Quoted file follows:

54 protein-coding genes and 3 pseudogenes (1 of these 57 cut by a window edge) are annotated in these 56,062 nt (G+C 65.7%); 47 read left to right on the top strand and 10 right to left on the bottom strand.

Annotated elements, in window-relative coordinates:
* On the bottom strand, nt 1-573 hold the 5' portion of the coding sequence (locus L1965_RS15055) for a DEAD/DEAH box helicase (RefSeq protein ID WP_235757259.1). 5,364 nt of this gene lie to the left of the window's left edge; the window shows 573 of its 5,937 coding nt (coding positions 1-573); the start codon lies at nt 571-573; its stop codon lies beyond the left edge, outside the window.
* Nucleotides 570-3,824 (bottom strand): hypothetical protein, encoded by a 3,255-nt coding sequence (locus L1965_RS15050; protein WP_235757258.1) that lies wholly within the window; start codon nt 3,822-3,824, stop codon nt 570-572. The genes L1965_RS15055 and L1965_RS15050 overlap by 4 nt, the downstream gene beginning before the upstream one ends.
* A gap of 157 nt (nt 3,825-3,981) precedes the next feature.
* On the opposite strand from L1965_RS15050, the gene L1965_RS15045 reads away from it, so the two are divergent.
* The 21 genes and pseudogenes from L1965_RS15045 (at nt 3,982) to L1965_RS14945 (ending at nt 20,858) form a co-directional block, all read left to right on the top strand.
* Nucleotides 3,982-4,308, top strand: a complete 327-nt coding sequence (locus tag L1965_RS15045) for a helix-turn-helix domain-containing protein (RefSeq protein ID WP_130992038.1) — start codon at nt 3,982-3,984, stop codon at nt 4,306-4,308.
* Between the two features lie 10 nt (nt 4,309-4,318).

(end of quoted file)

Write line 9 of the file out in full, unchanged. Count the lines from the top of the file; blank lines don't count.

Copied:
* Between the two features lie 10 nt (nt 4,309-4,318).